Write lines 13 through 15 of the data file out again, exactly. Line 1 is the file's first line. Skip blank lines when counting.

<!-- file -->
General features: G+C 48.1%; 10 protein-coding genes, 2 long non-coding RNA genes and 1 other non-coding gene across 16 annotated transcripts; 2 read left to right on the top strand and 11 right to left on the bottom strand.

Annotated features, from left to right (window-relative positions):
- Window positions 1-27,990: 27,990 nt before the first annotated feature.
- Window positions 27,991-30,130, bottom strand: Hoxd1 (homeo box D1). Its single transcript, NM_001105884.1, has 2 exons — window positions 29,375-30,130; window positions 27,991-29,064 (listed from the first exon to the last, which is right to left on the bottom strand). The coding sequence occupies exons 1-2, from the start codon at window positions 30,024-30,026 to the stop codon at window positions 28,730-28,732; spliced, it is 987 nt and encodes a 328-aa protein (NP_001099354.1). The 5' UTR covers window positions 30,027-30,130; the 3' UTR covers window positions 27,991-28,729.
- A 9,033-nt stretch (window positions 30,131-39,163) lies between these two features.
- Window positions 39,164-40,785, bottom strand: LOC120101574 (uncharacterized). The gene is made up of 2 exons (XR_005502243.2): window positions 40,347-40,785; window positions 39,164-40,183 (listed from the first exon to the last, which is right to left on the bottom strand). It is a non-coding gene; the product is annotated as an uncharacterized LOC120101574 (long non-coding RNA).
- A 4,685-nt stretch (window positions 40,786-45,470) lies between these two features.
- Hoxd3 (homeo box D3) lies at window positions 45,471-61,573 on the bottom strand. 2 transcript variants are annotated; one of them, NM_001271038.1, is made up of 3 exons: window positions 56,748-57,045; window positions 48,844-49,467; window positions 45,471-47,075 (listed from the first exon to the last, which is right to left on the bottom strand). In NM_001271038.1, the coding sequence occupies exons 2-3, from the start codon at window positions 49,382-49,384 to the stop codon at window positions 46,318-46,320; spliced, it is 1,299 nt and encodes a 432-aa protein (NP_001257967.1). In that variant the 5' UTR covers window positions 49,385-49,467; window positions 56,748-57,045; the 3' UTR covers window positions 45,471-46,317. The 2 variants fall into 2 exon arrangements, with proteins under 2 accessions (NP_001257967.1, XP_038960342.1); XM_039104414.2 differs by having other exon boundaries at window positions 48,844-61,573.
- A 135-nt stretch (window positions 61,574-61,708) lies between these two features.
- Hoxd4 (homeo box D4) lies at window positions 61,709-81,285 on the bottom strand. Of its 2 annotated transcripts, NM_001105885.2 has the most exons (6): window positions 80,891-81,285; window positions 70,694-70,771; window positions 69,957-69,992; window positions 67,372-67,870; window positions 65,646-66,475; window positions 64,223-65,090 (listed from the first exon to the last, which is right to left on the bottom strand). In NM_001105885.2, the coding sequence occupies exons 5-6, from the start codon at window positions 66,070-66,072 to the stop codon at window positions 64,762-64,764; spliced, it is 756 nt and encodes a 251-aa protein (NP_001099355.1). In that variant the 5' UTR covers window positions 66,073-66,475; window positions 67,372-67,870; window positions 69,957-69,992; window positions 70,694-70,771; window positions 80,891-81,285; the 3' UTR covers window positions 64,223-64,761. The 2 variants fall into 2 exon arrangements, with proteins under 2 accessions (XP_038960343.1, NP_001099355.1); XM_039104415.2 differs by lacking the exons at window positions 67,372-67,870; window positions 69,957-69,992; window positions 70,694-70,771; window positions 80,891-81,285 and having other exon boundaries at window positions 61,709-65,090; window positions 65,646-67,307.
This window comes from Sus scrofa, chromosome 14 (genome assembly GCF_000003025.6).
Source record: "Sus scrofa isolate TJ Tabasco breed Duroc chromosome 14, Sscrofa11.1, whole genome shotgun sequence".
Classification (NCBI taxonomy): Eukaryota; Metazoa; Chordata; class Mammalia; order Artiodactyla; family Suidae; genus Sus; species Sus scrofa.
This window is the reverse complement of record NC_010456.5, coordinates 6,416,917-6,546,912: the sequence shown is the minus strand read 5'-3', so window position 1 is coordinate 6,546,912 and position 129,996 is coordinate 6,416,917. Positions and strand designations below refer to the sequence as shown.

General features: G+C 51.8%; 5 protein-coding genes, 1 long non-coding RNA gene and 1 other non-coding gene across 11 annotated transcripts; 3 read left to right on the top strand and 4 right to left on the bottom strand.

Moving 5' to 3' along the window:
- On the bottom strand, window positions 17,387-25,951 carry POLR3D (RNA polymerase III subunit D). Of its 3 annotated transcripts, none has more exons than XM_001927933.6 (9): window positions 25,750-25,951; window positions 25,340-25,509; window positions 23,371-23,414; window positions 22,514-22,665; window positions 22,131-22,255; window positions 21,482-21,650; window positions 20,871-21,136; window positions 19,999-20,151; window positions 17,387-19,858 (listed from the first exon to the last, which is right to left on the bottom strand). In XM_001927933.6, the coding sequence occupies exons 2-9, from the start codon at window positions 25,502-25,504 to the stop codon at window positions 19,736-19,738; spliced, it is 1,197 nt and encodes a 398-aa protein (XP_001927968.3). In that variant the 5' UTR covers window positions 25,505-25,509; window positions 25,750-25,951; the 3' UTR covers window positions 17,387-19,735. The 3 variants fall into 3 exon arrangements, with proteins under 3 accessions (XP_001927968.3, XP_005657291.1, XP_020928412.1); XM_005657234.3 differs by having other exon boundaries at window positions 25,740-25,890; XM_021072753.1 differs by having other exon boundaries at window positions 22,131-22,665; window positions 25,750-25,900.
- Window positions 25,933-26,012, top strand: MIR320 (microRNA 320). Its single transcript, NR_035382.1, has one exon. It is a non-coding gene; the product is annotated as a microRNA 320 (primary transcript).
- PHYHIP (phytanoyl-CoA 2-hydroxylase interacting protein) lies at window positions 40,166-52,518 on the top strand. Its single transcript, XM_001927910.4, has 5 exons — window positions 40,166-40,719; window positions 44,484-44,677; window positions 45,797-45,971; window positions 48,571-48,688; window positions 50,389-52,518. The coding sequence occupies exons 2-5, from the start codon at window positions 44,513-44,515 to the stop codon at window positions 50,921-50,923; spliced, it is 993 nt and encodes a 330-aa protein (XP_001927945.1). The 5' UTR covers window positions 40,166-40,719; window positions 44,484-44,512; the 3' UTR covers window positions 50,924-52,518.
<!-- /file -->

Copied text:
Classification (NCBI taxonomy): Eukaryota; Metazoa; Chordata; class Mammalia; order Artiodactyla; family Suidae; genus Sus; species Sus scrofa.
This window is the reverse complement of record NC_010456.5, coordinates 6,416,917-6,546,912: the sequence shown is the minus strand read 5'-3', so window position 1 is coordinate 6,546,912 and position 129,996 is coordinate 6,416,917. Positions and strand designations below refer to the sequence as shown.

General features: G+C 51.8%; 5 protein-coding genes, 1 long non-coding RNA gene and 1 other non-coding gene across 11 annotated transcripts; 3 read left to right on the top strand and 4 right to left on the bottom strand.